Peter Holt

Millionaire takes on mining sector

THE anti-mining lobby in Ipswich has received a massive boost with high profile multi-millionaire Graham "Skroo" Turner joining the fray.

Mr Turner, tourism executive, Flight Centre managing director and one of Australia's richest people with a fortune listed at about $365 million, is heading the campaign against coal projects.

He stands to be personally affected, with his Spicers Hidden Vale resort at Grandchester in the mining firing line.

But he said hundreds more landholders, businesses and conservationists feared the impact of proposed coal mine projects in the region between Ipswich and Toowoomba.

As reported in the QT, OGL Resources Limited plans to reopen the 675 hectare Ebenezer coal mine near Rosewood next year.

The company has obtained a Mineral Development License to mine a further 9202ha of privately-owned land, known as the Bremer View Coal Project, in a move which opponents believe will devastate the region and the local koala population.

"The impact of an open-cut coal mine reopening so close to the town and the licensed new mine will be devastating for the local community and will see an immensely negative environmental impact," Mr Turner said in a statement.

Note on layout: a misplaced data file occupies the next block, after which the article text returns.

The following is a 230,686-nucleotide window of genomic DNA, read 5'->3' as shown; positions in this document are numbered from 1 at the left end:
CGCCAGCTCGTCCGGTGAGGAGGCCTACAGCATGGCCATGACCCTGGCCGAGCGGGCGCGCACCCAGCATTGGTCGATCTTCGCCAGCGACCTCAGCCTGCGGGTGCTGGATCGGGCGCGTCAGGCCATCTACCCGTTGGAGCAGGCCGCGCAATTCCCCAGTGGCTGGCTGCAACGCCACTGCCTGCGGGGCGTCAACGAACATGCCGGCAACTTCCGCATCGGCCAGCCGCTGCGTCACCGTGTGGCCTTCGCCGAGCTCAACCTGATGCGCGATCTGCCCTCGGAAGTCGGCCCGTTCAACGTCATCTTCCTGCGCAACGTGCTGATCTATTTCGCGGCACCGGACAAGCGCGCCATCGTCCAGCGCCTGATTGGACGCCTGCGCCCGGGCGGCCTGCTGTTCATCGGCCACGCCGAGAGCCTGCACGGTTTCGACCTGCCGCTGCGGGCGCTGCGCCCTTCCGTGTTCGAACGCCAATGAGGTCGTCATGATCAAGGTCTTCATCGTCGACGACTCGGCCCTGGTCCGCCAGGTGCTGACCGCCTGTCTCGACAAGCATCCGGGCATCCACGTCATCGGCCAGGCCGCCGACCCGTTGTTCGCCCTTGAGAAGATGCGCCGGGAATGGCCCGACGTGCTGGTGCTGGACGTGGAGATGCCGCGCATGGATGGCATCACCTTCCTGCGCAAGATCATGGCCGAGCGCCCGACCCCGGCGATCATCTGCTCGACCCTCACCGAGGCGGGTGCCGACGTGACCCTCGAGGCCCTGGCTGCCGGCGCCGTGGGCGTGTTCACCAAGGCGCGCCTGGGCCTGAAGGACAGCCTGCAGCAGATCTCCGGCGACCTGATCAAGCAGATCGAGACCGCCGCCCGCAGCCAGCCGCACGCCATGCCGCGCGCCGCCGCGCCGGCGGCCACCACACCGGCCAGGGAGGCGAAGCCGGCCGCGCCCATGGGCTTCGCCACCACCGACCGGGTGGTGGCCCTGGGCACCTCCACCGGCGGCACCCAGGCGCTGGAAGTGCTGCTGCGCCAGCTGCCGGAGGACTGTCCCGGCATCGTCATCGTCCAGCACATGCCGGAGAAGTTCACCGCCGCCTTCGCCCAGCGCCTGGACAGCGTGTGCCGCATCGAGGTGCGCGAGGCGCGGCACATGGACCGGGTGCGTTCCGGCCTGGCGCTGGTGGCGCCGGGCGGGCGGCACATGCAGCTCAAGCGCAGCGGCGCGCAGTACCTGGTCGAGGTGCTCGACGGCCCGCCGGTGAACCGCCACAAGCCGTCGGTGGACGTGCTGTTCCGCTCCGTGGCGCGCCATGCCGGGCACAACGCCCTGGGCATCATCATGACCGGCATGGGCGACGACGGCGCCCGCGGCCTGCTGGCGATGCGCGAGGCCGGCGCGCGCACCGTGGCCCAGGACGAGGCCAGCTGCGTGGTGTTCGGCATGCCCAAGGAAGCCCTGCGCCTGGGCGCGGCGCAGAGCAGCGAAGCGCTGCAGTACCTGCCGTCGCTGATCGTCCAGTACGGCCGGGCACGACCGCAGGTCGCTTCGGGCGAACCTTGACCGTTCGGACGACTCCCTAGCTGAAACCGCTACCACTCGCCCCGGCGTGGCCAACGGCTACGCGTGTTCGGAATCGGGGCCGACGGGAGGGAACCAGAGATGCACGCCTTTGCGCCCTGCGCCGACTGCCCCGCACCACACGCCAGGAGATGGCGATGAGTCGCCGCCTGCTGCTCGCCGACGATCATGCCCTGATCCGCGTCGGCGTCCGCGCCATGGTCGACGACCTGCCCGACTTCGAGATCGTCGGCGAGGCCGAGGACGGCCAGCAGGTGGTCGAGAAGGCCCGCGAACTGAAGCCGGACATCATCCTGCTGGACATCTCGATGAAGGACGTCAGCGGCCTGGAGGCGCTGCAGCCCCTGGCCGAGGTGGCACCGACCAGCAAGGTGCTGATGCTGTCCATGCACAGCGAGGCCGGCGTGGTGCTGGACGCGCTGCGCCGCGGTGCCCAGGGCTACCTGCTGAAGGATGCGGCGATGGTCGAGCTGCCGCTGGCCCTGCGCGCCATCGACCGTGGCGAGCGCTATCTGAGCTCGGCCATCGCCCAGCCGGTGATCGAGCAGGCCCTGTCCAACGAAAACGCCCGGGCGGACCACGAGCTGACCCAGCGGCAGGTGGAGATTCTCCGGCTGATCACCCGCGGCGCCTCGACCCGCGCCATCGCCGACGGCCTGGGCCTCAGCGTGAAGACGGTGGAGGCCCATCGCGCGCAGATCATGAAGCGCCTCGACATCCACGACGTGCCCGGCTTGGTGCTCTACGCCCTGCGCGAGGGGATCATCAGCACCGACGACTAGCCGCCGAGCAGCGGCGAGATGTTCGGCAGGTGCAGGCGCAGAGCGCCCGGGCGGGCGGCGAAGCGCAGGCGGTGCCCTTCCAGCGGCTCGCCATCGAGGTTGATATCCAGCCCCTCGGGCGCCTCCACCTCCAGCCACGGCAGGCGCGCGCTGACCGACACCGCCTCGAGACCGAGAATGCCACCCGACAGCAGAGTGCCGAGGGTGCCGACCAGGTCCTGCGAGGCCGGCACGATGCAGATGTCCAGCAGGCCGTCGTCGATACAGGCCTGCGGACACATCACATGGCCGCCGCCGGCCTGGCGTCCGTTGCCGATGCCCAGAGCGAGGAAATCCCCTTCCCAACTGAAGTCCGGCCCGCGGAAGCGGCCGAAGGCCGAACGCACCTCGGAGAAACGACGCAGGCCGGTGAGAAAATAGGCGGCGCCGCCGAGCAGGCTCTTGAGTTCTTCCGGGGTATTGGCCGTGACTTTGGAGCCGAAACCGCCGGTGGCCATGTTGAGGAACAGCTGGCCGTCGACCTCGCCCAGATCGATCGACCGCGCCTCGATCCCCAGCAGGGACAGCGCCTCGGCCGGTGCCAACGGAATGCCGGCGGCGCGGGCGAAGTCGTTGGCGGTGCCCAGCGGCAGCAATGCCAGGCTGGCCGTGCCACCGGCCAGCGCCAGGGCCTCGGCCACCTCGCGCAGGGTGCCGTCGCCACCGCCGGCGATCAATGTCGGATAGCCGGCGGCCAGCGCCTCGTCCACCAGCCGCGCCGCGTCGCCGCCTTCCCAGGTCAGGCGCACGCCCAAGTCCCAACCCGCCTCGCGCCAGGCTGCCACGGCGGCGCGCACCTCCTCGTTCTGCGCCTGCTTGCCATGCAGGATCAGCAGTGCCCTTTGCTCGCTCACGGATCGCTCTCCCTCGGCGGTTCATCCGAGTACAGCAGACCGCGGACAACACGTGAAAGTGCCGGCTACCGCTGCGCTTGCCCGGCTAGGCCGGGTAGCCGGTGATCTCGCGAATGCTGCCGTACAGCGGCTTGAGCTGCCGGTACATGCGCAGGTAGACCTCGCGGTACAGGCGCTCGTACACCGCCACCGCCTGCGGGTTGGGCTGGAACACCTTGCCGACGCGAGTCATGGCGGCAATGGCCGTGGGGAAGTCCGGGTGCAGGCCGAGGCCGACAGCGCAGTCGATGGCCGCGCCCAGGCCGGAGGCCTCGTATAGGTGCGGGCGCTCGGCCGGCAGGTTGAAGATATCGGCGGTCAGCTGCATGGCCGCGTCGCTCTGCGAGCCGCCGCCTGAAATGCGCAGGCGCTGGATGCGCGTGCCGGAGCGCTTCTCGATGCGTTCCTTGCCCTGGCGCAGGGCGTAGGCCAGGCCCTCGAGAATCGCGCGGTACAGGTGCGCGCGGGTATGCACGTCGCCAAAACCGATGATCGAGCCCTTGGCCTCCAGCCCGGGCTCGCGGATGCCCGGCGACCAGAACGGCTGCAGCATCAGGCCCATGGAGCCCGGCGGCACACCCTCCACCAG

"The State Government is requesting urgent action to protect south-east Queensland's koalas in an effort to halt their decline, but the government has gone and renewed the mining license at the Ebenezer Coal Mine, which is located in the heart of a well-known koala corridor."

He said business owners and residents feared more than 200 properties would be directly affected by the proposed mine - which would be eight kilometres east of Rosewood - and another 200 indirectly affected.

Mr Turner, who owns Spicers Hidden Vale, said the Queensland Tourism award-winning boutique hotel on a 4860ha working country farm would be directly impacted if OGL decided to move forward with the Bremer View Coal Project.

"The government and mining companies need to understand that their actions will be detrimental for the environment, the local community and south-east Queensland's country tourism," he said.

"This is people's livelihoods that we are talking about. An open-cut coal mine will devastate the lives of hundreds, possibly thousands of people due to the mine's close location to the town and the environment will never recover from a project of this magnitude."

Mr Turner, who launched Flight Centre in 1981, said if the community didn't stand up and take action against the mining companies the beautiful region between Ipswich and Toowoomba would be devastated.

Mr Turner said the mining industry was also misleading the public about its contribution to the economy.

"The fact is the mining industry only employs 1.9 per cent of the population and only accounts for around 9.2% of gross domestic product, which is around the same level of contribution as the manufacturing and finance industries," he said.

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